#Mohamed Salah in Liverpool, record transfer for an African?


Mohamed Salah will leave AS Roma to play Liverpool for five years, the English club said on 22 June 2017. Estimated transaction amount: 39 million euros, not including any bonuses paid to the Italian club. A transfer that could make the Egyptian football player the most expensive in history, just before the Senegalese Sadio Mané.

Did Mohamed Salah become the most expensive African footballer in history, on June 22, 2017? The Egyptian could have delighted this unofficial title to his new team-mate in Liverpool, Sadio Mané.

Last summer, the Senegalese had indeed been transferred to the English club against about 36 million euros. Mohamed Salah has just left AS Rome (Italy) against 39 million euros, the English club said on June 22, 2017.

After Bony and Mané …

But there is almost always a variable part in the amount of transfers. It is generally linked to the performance of the player and / or the recruiting club. According to the site transfermarkt – generally well informed – Sadio Mané would have finally cost 41.2 million euros in Liverpool while Salah should be transferred against 42 million euros …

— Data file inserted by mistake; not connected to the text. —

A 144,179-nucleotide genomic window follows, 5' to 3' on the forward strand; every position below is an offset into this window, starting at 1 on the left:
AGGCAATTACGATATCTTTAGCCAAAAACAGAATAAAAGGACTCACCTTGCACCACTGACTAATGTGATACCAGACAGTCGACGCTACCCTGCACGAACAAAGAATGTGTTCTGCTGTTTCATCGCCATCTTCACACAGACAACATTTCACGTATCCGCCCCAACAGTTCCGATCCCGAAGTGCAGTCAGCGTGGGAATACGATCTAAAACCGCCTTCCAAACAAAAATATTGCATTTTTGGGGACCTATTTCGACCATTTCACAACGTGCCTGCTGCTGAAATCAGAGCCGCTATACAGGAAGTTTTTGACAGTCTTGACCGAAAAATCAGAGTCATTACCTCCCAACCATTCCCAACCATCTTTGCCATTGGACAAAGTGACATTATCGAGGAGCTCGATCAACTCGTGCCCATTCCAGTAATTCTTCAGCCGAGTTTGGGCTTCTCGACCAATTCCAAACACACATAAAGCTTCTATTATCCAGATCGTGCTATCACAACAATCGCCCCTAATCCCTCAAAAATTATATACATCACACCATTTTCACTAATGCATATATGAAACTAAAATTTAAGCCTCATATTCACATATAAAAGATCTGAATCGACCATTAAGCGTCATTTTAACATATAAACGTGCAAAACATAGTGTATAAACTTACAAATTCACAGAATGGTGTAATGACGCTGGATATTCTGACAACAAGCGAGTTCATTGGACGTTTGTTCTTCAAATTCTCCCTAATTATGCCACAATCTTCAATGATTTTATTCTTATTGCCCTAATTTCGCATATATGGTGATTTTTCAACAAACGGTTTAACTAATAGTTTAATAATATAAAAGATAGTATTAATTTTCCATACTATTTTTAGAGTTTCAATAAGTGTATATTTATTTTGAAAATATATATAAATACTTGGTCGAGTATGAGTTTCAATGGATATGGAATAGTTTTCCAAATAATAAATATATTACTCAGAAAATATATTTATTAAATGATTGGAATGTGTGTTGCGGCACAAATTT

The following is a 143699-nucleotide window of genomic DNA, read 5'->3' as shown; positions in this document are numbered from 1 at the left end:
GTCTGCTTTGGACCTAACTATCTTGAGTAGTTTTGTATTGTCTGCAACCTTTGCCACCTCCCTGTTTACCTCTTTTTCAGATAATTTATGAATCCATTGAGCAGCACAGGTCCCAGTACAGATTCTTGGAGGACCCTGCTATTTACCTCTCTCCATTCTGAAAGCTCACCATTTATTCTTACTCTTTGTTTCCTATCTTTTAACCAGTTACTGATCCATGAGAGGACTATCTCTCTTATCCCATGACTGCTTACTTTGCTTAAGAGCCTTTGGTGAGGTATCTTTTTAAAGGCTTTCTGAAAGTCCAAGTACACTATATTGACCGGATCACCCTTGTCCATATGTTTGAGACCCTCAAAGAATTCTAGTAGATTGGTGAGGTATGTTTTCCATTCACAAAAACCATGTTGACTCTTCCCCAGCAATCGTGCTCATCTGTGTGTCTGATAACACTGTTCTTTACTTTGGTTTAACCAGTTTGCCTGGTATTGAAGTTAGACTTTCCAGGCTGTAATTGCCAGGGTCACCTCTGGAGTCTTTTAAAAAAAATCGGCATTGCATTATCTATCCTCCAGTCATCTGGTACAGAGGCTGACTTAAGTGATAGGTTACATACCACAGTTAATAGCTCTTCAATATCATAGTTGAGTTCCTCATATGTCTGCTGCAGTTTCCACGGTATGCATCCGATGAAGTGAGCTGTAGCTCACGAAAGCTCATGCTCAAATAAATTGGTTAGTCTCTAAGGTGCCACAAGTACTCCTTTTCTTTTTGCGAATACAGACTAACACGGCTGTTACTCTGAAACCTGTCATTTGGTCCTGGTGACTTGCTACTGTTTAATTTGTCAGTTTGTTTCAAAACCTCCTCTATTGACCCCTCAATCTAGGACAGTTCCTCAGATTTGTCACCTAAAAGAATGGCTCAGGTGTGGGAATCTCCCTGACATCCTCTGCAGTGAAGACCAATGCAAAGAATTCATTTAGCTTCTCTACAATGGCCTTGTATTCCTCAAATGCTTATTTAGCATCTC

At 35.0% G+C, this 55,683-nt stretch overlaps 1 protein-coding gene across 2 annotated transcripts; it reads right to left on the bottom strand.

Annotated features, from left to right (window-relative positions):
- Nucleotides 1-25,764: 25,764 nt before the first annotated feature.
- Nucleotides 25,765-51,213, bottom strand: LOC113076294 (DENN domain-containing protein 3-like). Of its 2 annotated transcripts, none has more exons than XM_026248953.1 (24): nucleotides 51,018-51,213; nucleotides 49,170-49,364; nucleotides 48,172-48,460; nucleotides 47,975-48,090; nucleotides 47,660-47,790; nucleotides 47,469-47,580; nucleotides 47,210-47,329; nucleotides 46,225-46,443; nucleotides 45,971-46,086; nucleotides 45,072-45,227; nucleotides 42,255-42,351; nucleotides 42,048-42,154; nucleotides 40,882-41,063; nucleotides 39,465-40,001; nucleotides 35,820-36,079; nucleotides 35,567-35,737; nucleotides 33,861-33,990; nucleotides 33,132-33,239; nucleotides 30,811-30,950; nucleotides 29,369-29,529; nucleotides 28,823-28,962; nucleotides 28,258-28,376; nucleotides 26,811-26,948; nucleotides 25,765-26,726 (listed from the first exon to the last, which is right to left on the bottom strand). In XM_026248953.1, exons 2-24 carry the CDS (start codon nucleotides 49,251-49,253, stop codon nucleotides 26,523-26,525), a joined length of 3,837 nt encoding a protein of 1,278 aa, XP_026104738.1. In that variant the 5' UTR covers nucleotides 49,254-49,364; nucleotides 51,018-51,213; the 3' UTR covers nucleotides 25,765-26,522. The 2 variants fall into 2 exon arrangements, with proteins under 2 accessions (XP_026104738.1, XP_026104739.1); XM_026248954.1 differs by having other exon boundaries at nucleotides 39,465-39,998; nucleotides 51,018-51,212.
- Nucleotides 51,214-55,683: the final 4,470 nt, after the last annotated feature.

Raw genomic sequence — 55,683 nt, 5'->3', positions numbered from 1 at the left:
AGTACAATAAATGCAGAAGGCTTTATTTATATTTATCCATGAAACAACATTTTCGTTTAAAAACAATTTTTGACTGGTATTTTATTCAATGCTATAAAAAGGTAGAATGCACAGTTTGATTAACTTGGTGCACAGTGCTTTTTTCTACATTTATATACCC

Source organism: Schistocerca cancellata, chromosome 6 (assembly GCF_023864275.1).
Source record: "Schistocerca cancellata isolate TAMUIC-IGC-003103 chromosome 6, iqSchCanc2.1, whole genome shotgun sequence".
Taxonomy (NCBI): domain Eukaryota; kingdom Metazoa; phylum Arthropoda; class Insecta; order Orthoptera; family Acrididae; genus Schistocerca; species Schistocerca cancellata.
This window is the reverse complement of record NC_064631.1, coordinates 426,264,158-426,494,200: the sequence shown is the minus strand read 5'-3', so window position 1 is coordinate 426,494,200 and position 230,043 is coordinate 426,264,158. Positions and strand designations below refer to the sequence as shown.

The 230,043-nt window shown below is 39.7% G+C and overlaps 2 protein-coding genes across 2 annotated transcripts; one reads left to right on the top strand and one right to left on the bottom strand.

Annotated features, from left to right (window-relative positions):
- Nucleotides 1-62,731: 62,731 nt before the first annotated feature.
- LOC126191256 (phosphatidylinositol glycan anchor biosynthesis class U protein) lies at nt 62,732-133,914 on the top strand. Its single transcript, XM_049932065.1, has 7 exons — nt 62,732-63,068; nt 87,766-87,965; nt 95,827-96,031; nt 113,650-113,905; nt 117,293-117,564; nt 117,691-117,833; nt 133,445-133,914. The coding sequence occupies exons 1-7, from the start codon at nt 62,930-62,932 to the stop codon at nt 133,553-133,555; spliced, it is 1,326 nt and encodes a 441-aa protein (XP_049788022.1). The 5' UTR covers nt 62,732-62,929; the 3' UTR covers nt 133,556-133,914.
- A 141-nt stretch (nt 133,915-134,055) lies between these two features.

After the Ivorian Wilfried Bony in January 2015 and Mané in July 2016, Mohamed Salah could well be at the origin of a new record.

Big increase for the finances of AS Roma

But for the 25-year-old, the key is elsewhere. The Egyptian made his return to England after a frustrating first experience in Chelsea from January 2014 to July 2016. He was trained at Arab Contractors SC (first Egyptian division) and then proved to be in Europe at FC Basel Swiss Division) did not succeed in winning with the London club.

In February 2015, he was loaned to Fiorentina in Italy and then to AS Roma in August 2015. Seduced by his performance, the Roman leaders recruited him in July 2016 against 15 million euros. A year later, the accountants of the “Roma” can rub their hands, considering the added value realized on the transfer of Mohamed Salah …

Axadle Times
Axadle International Monitoring – Africa


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